I am busier at age 79 (on 14 April) than ever before and am also blessed with many interests.
On Sunday mornings I head off at dawn to Karridale, a one-hour drive to work out whether the grapes are ripe enough. A good sample means walking the length of a representative row, taking berries from the right and left, every fourth vine, occasionally tasting. To taste effectively you separate the seed from the skin and pulp, look at the colour. Green seeds and green pulp are indicators of unripe grapes. Unripe flavours never mature.
The season began cool. So, in November when the vines flowered, and the crop was set, the leaf area was small. This gives rise to fewer and smaller bunches, and seedless berries that never expand. Growers recognise the pattern as Hen and Chicken. In some instance seedless berries don’t accumulate sugar. By walking the rows on a weekly basis, you get an idea of the rate of change and the degree of uniformity, or lack of it.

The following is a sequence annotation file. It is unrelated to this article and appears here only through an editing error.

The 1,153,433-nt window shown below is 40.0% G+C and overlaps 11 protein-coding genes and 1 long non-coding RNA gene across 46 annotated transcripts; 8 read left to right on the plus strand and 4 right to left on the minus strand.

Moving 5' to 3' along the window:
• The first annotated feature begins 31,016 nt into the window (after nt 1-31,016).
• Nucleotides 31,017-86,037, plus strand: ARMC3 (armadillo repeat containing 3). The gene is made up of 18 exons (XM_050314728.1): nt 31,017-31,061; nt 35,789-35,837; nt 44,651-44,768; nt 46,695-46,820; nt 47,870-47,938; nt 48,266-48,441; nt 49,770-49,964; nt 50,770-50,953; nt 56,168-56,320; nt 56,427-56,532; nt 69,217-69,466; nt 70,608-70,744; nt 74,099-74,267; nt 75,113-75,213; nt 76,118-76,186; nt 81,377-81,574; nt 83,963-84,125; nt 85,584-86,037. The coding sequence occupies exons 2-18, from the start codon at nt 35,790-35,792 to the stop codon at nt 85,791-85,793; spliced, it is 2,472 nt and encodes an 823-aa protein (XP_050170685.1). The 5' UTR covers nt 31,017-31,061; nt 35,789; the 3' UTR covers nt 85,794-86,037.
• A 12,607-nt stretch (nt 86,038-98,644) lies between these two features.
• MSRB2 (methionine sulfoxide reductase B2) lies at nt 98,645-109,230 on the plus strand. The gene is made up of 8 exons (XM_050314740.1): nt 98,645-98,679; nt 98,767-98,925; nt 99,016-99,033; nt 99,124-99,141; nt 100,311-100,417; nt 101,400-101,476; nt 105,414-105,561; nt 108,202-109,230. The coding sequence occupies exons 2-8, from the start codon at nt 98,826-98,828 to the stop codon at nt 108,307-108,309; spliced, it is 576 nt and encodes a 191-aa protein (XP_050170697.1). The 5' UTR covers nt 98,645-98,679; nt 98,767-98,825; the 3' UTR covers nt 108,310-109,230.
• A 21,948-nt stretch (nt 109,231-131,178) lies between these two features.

This season has been very special because my daughter Suzanne has insisted on accompanying me on these sampling trips. She shares the driving which is great and reduces the chance of me picking up a speeding ticket.
This year the crop is light, I’ve never seen it smaller. But owing to the generous warmth and lack of rainfall since January maturation has been speedy.
Last year was a huge contrast with rain from mid-January onwards with cyclones streaming down from the tropics, leaf damage due to disease and delayed maturity that tests your will to hang on. When the sugar builds quickly the tendency is to pick and if when you’re not sampling properly, you may miss the green elements. When the sugar builds slowly, the green flavours are more obvious for longer.
It's an exciting time for us all. Good wine? We’ll see in due course.